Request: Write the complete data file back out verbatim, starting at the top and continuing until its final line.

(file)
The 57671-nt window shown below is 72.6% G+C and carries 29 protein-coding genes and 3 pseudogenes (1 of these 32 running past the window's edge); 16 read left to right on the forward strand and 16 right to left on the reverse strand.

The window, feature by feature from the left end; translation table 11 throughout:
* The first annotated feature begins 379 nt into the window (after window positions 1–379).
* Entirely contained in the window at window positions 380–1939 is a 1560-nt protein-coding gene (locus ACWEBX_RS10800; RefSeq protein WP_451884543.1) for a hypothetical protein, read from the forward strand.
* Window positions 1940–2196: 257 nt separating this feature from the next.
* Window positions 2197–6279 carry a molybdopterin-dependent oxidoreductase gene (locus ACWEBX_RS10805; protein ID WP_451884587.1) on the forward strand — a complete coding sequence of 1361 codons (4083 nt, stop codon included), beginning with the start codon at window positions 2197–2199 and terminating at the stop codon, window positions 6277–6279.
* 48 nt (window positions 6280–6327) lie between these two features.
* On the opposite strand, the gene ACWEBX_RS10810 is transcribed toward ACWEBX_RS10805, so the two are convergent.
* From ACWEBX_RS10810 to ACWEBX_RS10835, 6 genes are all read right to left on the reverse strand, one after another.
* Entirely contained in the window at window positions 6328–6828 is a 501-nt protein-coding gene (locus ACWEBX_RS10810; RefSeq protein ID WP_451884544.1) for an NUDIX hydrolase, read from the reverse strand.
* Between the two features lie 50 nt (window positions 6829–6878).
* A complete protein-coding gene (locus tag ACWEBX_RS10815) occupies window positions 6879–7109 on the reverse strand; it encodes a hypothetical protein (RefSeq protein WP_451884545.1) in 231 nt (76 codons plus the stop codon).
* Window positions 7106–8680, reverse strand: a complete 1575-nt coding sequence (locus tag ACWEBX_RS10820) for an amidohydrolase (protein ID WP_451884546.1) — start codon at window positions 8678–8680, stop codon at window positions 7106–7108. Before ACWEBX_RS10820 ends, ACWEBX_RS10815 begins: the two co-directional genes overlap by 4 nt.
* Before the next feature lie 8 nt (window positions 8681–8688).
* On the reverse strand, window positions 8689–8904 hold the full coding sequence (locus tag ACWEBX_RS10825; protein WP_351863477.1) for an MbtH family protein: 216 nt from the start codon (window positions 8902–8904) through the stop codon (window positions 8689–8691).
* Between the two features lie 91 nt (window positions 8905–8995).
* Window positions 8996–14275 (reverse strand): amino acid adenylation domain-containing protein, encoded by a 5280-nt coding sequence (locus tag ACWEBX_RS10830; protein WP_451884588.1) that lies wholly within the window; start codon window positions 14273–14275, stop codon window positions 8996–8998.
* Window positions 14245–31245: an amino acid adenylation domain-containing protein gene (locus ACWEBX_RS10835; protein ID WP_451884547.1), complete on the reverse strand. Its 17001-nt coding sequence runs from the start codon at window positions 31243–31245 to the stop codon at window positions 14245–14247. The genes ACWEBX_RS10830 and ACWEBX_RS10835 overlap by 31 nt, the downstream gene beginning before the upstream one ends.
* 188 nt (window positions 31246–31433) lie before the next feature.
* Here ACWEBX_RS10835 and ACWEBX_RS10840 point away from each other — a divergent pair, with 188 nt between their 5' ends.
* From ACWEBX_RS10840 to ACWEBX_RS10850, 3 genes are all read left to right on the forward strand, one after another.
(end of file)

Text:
The 57671-nt window shown below is 72.6% G+C and carries 29 protein-coding genes and 3 pseudogenes (1 of these 32 running past the window's edge); 16 read left to right on the forward strand and 16 right to left on the reverse strand.

The window, feature by feature from the left end; translation table 11 throughout:
* The first annotated feature begins 379 nt into the window (after window positions 1–379).
* Entirely contained in the window at window positions 380–1939 is a 1560-nt protein-coding gene (locus ACWEBX_RS10800; RefSeq protein WP_451884543.1) for a hypothetical protein, read from the forward strand.
* Window positions 1940–2196: 257 nt separating this feature from the next.
* Window positions 2197–6279 carry a molybdopterin-dependent oxidoreductase gene (locus ACWEBX_RS10805; protein ID WP_451884587.1) on the forward strand — a complete coding sequence of 1361 codons (4083 nt, stop codon included), beginning with the start codon at window positions 2197–2199 and terminating at the stop codon, window positions 6277–6279.
* 48 nt (window positions 6280–6327) lie between these two features.
* On the opposite strand, the gene ACWEBX_RS10810 is transcribed toward ACWEBX_RS10805, so the two are convergent.
* From ACWEBX_RS10810 to ACWEBX_RS10835, 6 genes are all read right to left on the reverse strand, one after another.
* Entirely contained in the window at window positions 6328–6828 is a 501-nt protein-coding gene (locus ACWEBX_RS10810; RefSeq protein ID WP_451884544.1) for an NUDIX hydrolase, read from the reverse strand.
* Between the two features lie 50 nt (window positions 6829–6878).
* A complete protein-coding gene (locus tag ACWEBX_RS10815) occupies window positions 6879–7109 on the reverse strand; it encodes a hypothetical protein (RefSeq protein WP_451884545.1) in 231 nt (76 codons plus the stop codon).
* Window positions 7106–8680, reverse strand: a complete 1575-nt coding sequence (locus tag ACWEBX_RS10820) for an amidohydrolase (protein ID WP_451884546.1) — start codon at window positions 8678–8680, stop codon at window positions 7106–7108. Before ACWEBX_RS10820 ends, ACWEBX_RS10815 begins: the two co-directional genes overlap by 4 nt.
* Before the next feature lie 8 nt (window positions 8681–8688).
* On the reverse strand, window positions 8689–8904 hold the full coding sequence (locus tag ACWEBX_RS10825; protein WP_351863477.1) for an MbtH family protein: 216 nt from the start codon (window positions 8902–8904) through the stop codon (window positions 8689–8691).
* Between the two features lie 91 nt (window positions 8905–8995).
* Window positions 8996–14275 (reverse strand): amino acid adenylation domain-containing protein, encoded by a 5280-nt coding sequence (locus tag ACWEBX_RS10830; protein WP_451884588.1) that lies wholly within the window; start codon window positions 14273–14275, stop codon window positions 8996–8998.
* Window positions 14245–31245: an amino acid adenylation domain-containing protein gene (locus ACWEBX_RS10835; protein ID WP_451884547.1), complete on the reverse strand. Its 17001-nt coding sequence runs from the start codon at window positions 31243–31245 to the stop codon at window positions 14245–14247. The genes ACWEBX_RS10830 and ACWEBX_RS10835 overlap by 31 nt, the downstream gene beginning before the upstream one ends.
* 188 nt (window positions 31246–31433) lie before the next feature.
* Here ACWEBX_RS10835 and ACWEBX_RS10840 point away from each other — a divergent pair, with 188 nt between their 5' ends.
* From ACWEBX_RS10840 to ACWEBX_RS10850, 3 genes are all read left to right on the forward strand, one after another.